Still an Attractor
Doucette’s comments parallel the sentiments of other nurses who said the program’s execution varies widely by hospital.
Susan O’Brien, MS, RN, PCCN, has 41 years of hospital experience and has worked at both Magnet and non-Magnet hospitals. One Magnet hospital where she worked was keenly focused on exceptional patient care and had been recognized with national awards.
“The employees and leadership lived the mission,” O’Brien told MedPage Today. “The leadership in the hospital was committed to staffing ratios that allowed the patient to receive the care that the patient should and the [nurse] wanted to deliver.”
Data about quality were prominently displayed in the hospital for all to see, including patients, their families, and staff, O’Brien said. And the hospital was committed to ensuring staff had the education and equipment to do their job well.
Summers agreed that delivering on the mission of Magnet depends on the institution.
“When going through the program with good intentions, it is a way to transform the hospital to one where nurses are stronger and more included in decision making,” she said. “Those nurses are much happier and confident, and the care they deliver is better. When people feel like respected professionals, they act like respected professionals.”
What Do the Data Say?
There’s no consensus in the literature as to whether Magnet status has an impact on nurse retention or on clinical outcomes.
Last month, a study of a single hospital found that nurses who worked there 2 years after it lost its Magnet designation reported significantly lower work engagement than those who worked there under Magnet status. Similarly, a 6-year-old study found that Magnet hospitals provide better work environments and a more highly educated nursing workforce than non-Magnet hospitals.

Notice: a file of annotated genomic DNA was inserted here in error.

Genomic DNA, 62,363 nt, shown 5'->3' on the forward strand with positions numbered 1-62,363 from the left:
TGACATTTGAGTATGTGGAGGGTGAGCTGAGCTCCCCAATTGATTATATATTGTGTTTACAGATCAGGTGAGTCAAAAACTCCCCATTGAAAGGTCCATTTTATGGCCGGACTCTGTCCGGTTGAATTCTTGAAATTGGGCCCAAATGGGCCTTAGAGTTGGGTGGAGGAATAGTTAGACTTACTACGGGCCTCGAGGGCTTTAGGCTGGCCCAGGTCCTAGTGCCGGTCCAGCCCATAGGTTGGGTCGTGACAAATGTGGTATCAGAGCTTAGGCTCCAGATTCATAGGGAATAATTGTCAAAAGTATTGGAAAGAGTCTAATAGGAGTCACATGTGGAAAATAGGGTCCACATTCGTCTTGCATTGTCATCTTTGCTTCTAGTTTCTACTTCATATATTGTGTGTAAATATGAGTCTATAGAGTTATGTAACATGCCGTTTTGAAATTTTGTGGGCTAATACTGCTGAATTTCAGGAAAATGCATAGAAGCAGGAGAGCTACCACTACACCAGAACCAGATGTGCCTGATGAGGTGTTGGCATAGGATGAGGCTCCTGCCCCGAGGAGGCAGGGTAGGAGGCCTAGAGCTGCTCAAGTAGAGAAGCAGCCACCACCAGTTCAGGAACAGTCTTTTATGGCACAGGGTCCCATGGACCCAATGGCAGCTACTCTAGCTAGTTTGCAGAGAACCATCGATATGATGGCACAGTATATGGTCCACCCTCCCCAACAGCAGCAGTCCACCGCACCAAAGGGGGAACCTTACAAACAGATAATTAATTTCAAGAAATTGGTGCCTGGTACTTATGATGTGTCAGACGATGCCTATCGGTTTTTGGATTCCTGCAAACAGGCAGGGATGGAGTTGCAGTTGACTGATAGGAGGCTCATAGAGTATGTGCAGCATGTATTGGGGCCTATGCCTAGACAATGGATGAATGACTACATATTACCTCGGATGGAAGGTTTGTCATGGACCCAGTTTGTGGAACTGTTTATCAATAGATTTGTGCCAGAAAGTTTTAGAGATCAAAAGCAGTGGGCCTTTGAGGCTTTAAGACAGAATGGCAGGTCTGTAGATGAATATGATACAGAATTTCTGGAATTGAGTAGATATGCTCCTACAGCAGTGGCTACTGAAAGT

A 2010 study, however, found no significant difference in working conditions between Magnet and non-Magnet hospitals.
The clinical outcomes literature is similarly equivocal: one study from 2013 found that Magnet hospitals have 14% lower mortality and 12% lower failure-to-rescue rates than non-Magnet hospitals. But a 2011 study showed that non-Magnet hospitals generally had better patient outcomes than Magnet hospitals.
Regardless of whether they work at a Magnet hospital or not, nurses are likely to face continued pressure as hospital administrators focus on keeping costs down, Summers said.
But Nitzky still channeled the blame on Magnet: “What we really need is a massive sit-down strike of all physicians and nurses who work under these oppressive conditions to band together and say, enough. This is not healthcare. This is a profit-generating scheme that preys on direct caregivers and the uninformed public.”